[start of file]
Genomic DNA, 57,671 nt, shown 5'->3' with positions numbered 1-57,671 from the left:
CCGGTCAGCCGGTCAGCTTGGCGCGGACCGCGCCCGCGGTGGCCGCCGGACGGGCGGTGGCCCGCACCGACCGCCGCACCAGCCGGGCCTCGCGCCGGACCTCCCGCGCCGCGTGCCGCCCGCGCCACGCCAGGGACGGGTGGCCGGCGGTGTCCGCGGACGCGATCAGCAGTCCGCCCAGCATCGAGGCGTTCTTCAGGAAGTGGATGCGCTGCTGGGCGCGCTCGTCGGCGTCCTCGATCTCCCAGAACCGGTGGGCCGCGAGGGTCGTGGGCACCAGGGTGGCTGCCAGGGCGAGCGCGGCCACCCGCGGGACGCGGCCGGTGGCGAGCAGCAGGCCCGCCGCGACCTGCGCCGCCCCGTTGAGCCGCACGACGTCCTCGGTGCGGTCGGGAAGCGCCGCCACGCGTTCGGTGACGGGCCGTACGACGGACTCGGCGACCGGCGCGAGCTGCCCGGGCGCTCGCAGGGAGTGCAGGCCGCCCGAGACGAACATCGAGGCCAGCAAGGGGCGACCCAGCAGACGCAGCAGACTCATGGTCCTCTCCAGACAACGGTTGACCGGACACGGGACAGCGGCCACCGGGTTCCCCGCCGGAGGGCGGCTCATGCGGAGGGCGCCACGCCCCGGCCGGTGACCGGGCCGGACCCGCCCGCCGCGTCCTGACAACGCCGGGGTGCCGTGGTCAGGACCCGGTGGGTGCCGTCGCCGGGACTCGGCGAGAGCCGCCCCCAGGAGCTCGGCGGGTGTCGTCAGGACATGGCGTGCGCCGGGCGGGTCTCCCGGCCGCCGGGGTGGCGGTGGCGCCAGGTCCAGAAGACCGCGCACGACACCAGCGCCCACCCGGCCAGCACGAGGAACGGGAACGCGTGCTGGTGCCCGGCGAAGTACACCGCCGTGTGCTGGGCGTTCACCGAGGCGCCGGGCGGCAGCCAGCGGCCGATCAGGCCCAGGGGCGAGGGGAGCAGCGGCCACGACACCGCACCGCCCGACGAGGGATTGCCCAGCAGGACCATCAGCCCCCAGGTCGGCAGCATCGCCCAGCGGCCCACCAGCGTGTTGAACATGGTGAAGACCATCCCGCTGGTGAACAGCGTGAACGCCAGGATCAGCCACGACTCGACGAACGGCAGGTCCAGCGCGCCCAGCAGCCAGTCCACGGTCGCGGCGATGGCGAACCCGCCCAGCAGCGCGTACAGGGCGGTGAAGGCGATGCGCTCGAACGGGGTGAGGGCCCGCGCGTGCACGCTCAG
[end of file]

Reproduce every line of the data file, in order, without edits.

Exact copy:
Genomic DNA, 57,671 nt, shown 5'->3' with positions numbered 1-57,671 from the left:
CCGGTCAGCCGGTCAGCTTGGCGCGGACCGCGCCCGCGGTGGCCGCCGGACGGGCGGTGGCCCGCACCGACCGCCGCACCAGCCGGGCCTCGCGCCGGACCTCCCGCGCCGCGTGCCGCCCGCGCCACGCCAGGGACGGGTGGCCGGCGGTGTCCGCGGACGCGATCAGCAGTCCGCCCAGCATCGAGGCGTTCTTCAGGAAGTGGATGCGCTGCTGGGCGCGCTCGTCGGCGTCCTCGATCTCCCAGAACCGGTGGGCCGCGAGGGTCGTGGGCACCAGGGTGGCTGCCAGGGCGAGCGCGGCCACCCGCGGGACGCGGCCGGTGGCGAGCAGCAGGCCCGCCGCGACCTGCGCCGCCCCGTTGAGCCGCACGACGTCCTCGGTGCGGTCGGGAAGCGCCGCCACGCGTTCGGTGACGGGCCGTACGACGGACTCGGCGACCGGCGCGAGCTGCCCGGGCGCTCGCAGGGAGTGCAGGCCGCCCGAGACGAACATCGAGGCCAGCAAGGGGCGACCCAGCAGACGCAGCAGACTCATGGTCCTCTCCAGACAACGGTTGACCGGACACGGGACAGCGGCCACCGGGTTCCCCGCCGGAGGGCGGCTCATGCGGAGGGCGCCACGCCCCGGCCGGTGACCGGGCCGGACCCGCCCGCCGCGTCCTGACAACGCCGGGGTGCCGTGGTCAGGACCCGGTGGGTGCCGTCGCCGGGACTCGGCGAGAGCCGCCCCCAGGAGCTCGGCGGGTGTCGTCAGGACATGGCGTGCGCCGGGCGGGTCTCCCGGCCGCCGGGGTGGCGGTGGCGCCAGGTCCAGAAGACCGCGCACGACACCAGCGCCCACCCGGCCAGCACGAGGAACGGGAACGCGTGCTGGTGCCCGGCGAAGTACACCGCCGTGTGCTGGGCGTTCACCGAGGCGCCGGGCGGCAGCCAGCGGCCGATCAGGCCCAGGGGCGAGGGGAGCAGCGGCCACGACACCGCACCGCCCGACGAGGGATTGCCCAGCAGGACCATCAGCCCCCAGGTCGGCAGCATCGCCCAGCGGCCCACCAGCGTGTTGAACATGGTGAAGACCATCCCGCTGGTGAACAGCGTGAACGCCAGGATCAGCCACGACTCGACGAACGGCAGGTCCAGCGCGCCCAGCAGCCAGTCCACGGTCGCGGCGATGGCGAACCCGCCCAGCAGCGCGTACAGGGCGGTGAAGGCGATGCGCTCGAACGGGGTGAGGGCCCGCGCGTGCACGCTCAG